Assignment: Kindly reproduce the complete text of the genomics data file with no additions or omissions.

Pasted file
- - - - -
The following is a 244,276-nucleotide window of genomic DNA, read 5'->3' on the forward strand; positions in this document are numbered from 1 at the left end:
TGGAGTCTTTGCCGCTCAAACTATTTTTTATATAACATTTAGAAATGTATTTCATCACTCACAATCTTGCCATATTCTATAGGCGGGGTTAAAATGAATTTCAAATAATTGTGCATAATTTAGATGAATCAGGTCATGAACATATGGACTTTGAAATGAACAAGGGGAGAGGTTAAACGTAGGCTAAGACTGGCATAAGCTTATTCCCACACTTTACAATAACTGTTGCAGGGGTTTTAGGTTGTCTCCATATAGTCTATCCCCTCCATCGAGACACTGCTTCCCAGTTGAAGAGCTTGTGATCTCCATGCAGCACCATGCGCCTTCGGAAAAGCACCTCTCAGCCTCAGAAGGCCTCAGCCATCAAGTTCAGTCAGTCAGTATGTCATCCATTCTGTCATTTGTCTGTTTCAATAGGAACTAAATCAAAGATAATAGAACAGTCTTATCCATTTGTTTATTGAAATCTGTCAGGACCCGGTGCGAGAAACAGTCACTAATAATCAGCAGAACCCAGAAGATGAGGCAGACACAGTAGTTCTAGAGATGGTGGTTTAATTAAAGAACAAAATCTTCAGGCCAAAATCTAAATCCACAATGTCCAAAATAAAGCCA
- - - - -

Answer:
The following is a 244,276-nucleotide window of genomic DNA, read 5'->3' on the forward strand; positions in this document are numbered from 1 at the left end:
TGGAGTCTTTGCCGCTCAAACTATTTTTTATATAACATTTAGAAATGTATTTCATCACTCACAATCTTGCCATATTCTATAGGCGGGGTTAAAATGAATTTCAAATAATTGTGCATAATTTAGATGAATCAGGTCATGAACATATGGACTTTGAAATGAACAAGGGGAGAGGTTAAACGTAGGCTAAGACTGGCATAAGCTTATTCCCACACTTTACAATAACTGTTGCAGGGGTTTTAGGTTGTCTCCATATAGTCTATCCCCTCCATCGAGACACTGCTTCCCAGTTGAAGAGCTTGTGATCTCCATGCAGCACCATGCGCCTTCGGAAAAGCACCTCTCAGCCTCAGAAGGCCTCAGCCATCAAGTTCAGTCAGTCAGTATGTCATCCATTCTGTCATTTGTCTGTTTCAATAGGAACTAAATCAAAGATAATAGAACAGTCTTATCCATTTGTTTATTGAAATCTGTCAGGACCCGGTGCGAGAAACAGTCACTAATAATCAGCAGAACCCAGAAGATGAGGCAGACACAGTAGTTCTAGAGATGGTGGTTTAATTAAAGAACAAAATCTTCAGGCCAAAATCTAAATCCACAATGTCCAAAATAAAGCCA